Results tagged ‘ Mike Trout ’

Scioscia hopes to meet Hamilton ‘face-to-face’ …

The Angels are in Houston this weekend, and they hope to see Josh Hamilton for the first time in 2015.

“Hopefully we’ll connect with him face-to-face,” Angels manager Mike Scioscia said prior to Monday’s game against Hamilton’s former team, the Rangers. “Everybody’s been in touch with him, but we want to connect with him and just see where everything is. Hopefully we’ll get a chance to see him.”

Hamilton — without a locker at Tempe Diablo Stadium or Angel Stadium — has been in Houston since early February, rehabbing from surgery to his right A.C. joint while staying at a friend’s house. There’s a growing sense that Hamilton won’t play for the Angels this season, with the only question being whether the two sides can agree on a buyout for a contract that will pay him $83 million through the 2017 season.

The 33-year-old outfielder is not expected to stop by the visiting clubhouse at Minute Maid Park during the upcoming weekend series in Houston, a person with knowledge of the situation said.

Scioscia said the situation is “very frustrating” “on some levels.”

“It just seems like as you try to get more clarity, it seems like it’s getting foggier and foggier,” Scioscia said. “We’ll see where this is and where this leads, and just where Josh is. I think first and foremost, we’re hoping Josh is getting the help and support that he needs.”

Some additional notes from Monday …

  • Kole Calhoun is out of the lineup for a second straight game, with Collin Cowgill leading off and Matt Joyce starting against a lefty (both firsts). Calhoun took part in pregame activities, though, and expects to return Tuesday. He could be used as a pinch-hitter on Monday if needed, too.
  • Remember that Prince Fielder bunt against the Angels in Spring Training? Yeah, that won’t happen again. The Angels will have David Freese on the left side of the infield when he comes to bat tonight in case he tries it again. Freese will then move to where the shortstop is situated on two-strike counts.
  • Asked if Tuesday’s start for Triple-A Salt Lake will be Garrett Richards‘ last one before returning to the rotation, Scioscia said “possibly.” “We’re definitely going to err on the side of caution,” Scioscia added. “But if a guy is down there wasting pitches, you don’t want to get in that scenario. We’ll balance it out, see where Garrett is, get information from our medical staff and from our Triple-A staff and see where he is.”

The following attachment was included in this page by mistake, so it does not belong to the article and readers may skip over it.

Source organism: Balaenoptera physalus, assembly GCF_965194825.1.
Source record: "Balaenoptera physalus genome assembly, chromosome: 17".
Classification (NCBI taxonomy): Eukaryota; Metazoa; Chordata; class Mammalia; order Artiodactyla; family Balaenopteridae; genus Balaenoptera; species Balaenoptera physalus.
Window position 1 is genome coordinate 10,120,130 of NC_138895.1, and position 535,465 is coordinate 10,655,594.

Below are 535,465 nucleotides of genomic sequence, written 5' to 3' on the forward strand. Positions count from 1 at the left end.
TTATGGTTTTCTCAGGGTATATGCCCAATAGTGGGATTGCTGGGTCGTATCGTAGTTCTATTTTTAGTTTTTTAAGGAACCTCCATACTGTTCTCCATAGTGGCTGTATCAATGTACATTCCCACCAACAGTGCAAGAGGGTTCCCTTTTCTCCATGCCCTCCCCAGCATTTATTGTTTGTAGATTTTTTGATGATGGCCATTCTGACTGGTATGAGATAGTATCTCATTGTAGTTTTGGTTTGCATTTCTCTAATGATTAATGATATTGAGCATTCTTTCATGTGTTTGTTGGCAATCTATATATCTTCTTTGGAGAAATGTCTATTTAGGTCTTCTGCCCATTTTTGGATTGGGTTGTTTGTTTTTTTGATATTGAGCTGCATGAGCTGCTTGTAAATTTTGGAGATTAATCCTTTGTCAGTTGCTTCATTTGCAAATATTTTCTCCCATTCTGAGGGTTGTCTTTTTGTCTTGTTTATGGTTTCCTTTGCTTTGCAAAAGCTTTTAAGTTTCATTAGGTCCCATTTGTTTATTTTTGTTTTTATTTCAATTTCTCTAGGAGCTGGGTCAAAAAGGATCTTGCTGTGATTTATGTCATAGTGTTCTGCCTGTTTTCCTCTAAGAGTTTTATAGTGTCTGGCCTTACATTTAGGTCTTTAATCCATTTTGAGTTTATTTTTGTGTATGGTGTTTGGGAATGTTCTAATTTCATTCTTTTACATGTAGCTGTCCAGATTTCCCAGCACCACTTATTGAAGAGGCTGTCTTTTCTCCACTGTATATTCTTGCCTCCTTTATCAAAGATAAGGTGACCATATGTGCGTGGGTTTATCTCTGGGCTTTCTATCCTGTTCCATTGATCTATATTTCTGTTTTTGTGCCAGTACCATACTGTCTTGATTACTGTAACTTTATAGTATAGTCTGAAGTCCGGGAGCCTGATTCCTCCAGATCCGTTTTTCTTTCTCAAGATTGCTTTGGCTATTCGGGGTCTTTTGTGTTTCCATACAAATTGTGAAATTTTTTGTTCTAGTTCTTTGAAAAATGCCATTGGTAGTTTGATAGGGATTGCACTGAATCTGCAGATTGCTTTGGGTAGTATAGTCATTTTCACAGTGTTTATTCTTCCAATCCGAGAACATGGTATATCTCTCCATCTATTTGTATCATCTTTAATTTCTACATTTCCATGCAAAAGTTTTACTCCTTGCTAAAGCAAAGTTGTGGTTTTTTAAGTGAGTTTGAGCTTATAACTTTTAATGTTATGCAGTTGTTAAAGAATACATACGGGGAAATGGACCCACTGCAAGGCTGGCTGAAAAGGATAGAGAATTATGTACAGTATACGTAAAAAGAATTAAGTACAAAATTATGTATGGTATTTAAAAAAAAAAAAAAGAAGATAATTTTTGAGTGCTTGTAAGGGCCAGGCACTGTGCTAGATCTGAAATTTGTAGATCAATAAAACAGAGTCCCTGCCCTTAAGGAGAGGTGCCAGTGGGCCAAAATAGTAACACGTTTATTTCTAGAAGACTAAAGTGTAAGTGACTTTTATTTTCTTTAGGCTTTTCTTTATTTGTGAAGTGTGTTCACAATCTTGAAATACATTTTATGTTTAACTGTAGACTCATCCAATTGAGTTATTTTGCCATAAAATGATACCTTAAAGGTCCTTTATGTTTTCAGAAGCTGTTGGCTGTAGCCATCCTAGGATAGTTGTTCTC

• Mike Trout didn’t hear from anybody on the Royals after his brief dust-up with Yordano Ventura on Sunday. “It was just one of those things,” Trout said. “I was playing my game. I hit a single, and things got a little chippy.”

Alden

And so it begins …

safeco-fieldOpening Day is finally here, and Safeco Field seems like a fitting place to start. It’s home to the team many have picked to win the American League West. And it kicks off with a matchup between Felix Hernandez and Jered Weaver, the two guys who have made the most consecutive Opening Day starts in the Majors (Hernandez at seven, Weaver at six).

But Opening Day is only a ceremonial thing. “One of 162,” as many say. The season is long and arduous. And by the end of it, what happens on Opening Day or even in the first series will be nothing but a distant memory (like last year, when the Mariners embarrassed the Angels with a lopsided sweep in Southern California at the start of April).

If the Angels want to win another division title, they’ll have to answer several questions over the course of these next six months. And below are the seven most prominent …

1. What becomes of Josh Hamilton?

It doesn’t take a rocket scientist to realize the Angels aren’t necessarily in a welcoming mood with Hamilton, who’s still recovering from shoulder surgery and won’t be suspended for a self-reported drug relapse. The tone of their statements after news broke — and what they’ve said privately leading up to it — made you wonder if they even want him around. He’s a very likable guy, but he hasn’t lived up to his massive contract and his latest relapse struck a nerve with the Angels’ brass (make of that what you will). He won’t be going away, though. He’s owed $83 million over the next three years, so the Angels have to see what they get out of him. How does he fit into the roster? What type of production does he provide in his age-34 season? And how does he mesh with a team that may be better off without him? It’ll be the most fascinating storyline this season.

2. How good is Garrett Richards?

Richards has yet to allow a run in three Minor League outings and could return to the rotation by April 19 if all goes well, which means he basically misses only two starts. How good will he be upon returning, though? As good as he was leading up to the season-ending left knee injury he suffered Aug. 20? If so, this Angels rotation — with Jered Weaver, C.J. Wilson, Matt Shoemaker and Hector Santiago set to open the season — is more dangerous than people think. If not, they’re very vulnerable. A lot rides on Richards’ 26-year-old right arm (not to mention that left knee).